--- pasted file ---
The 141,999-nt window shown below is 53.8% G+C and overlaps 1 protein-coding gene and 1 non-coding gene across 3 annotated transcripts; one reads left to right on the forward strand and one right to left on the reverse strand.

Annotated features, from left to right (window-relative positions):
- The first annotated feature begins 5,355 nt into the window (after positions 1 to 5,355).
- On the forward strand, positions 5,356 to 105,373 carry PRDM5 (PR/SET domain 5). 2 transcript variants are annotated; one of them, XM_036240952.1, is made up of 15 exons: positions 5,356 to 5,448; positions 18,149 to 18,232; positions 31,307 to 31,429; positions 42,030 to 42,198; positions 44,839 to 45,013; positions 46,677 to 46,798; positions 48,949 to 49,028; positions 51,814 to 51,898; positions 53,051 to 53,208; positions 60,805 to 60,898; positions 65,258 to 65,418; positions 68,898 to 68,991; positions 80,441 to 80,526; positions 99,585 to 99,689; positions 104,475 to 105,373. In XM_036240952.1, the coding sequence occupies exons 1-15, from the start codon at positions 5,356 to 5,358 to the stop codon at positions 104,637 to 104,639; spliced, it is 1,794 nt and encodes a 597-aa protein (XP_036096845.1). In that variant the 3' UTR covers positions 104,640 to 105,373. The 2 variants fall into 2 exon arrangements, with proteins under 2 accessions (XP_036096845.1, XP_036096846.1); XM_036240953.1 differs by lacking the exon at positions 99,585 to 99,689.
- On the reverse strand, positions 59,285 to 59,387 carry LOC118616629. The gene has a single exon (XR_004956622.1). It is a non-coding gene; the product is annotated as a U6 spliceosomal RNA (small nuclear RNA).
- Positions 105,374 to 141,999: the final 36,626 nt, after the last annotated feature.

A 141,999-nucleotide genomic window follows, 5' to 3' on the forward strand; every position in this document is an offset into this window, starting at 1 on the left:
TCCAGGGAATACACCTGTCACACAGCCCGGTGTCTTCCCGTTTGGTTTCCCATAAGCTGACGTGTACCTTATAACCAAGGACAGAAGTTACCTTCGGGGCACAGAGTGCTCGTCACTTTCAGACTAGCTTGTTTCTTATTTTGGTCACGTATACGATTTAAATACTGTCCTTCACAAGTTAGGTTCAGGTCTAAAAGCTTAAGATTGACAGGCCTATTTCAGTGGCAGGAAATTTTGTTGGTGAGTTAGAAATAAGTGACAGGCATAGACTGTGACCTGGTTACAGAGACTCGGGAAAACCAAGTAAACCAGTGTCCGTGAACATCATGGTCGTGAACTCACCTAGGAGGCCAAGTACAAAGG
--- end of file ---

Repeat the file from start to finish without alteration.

The 141,999-nt window shown below is 53.8% G+C and overlaps 1 protein-coding gene and 1 non-coding gene across 3 annotated transcripts; one reads left to right on the forward strand and one right to left on the reverse strand.

Annotated features, from left to right (window-relative positions):
- The first annotated feature begins 5,355 nt into the window (after positions 1 to 5,355).
- On the forward strand, positions 5,356 to 105,373 carry PRDM5 (PR/SET domain 5). 2 transcript variants are annotated; one of them, XM_036240952.1, is made up of 15 exons: positions 5,356 to 5,448; positions 18,149 to 18,232; positions 31,307 to 31,429; positions 42,030 to 42,198; positions 44,839 to 45,013; positions 46,677 to 46,798; positions 48,949 to 49,028; positions 51,814 to 51,898; positions 53,051 to 53,208; positions 60,805 to 60,898; positions 65,258 to 65,418; positions 68,898 to 68,991; positions 80,441 to 80,526; positions 99,585 to 99,689; positions 104,475 to 105,373. In XM_036240952.1, the coding sequence occupies exons 1-15, from the start codon at positions 5,356 to 5,358 to the stop codon at positions 104,637 to 104,639; spliced, it is 1,794 nt and encodes a 597-aa protein (XP_036096845.1). In that variant the 3' UTR covers positions 104,640 to 105,373. The 2 variants fall into 2 exon arrangements, with proteins under 2 accessions (XP_036096845.1, XP_036096846.1); XM_036240953.1 differs by lacking the exon at positions 99,585 to 99,689.
- On the reverse strand, positions 59,285 to 59,387 carry LOC118616629. The gene has a single exon (XR_004956622.1). It is a non-coding gene; the product is annotated as a U6 spliceosomal RNA (small nuclear RNA).
- Positions 105,374 to 141,999: the final 36,626 nt, after the last annotated feature.

A 141,999-nucleotide genomic window follows, 5' to 3' on the forward strand; every position in this document is an offset into this window, starting at 1 on the left:
TCCAGGGAATACACCTGTCACACAGCCCGGTGTCTTCCCGTTTGGTTTCCCATAAGCTGACGTGTACCTTATAACCAAGGACAGAAGTTACCTTCGGGGCACAGAGTGCTCGTCACTTTCAGACTAGCTTGTTTCTTATTTTGGTCACGTATACGATTTAAATACTGTCCTTCACAAGTTAGGTTCAGGTCTAAAAGCTTAAGATTGACAGGCCTATTTCAGTGGCAGGAAATTTTGTTGGTGAGTTAGAAATAAGTGACAGGCATAGACTGTGACCTGGTTACAGAGACTCGGGAAAACCAAGTAAACCAGTGTCCGTGAACATCATGGTCGTGAACTCACCTAGGAGGCCAAGTACAAAGG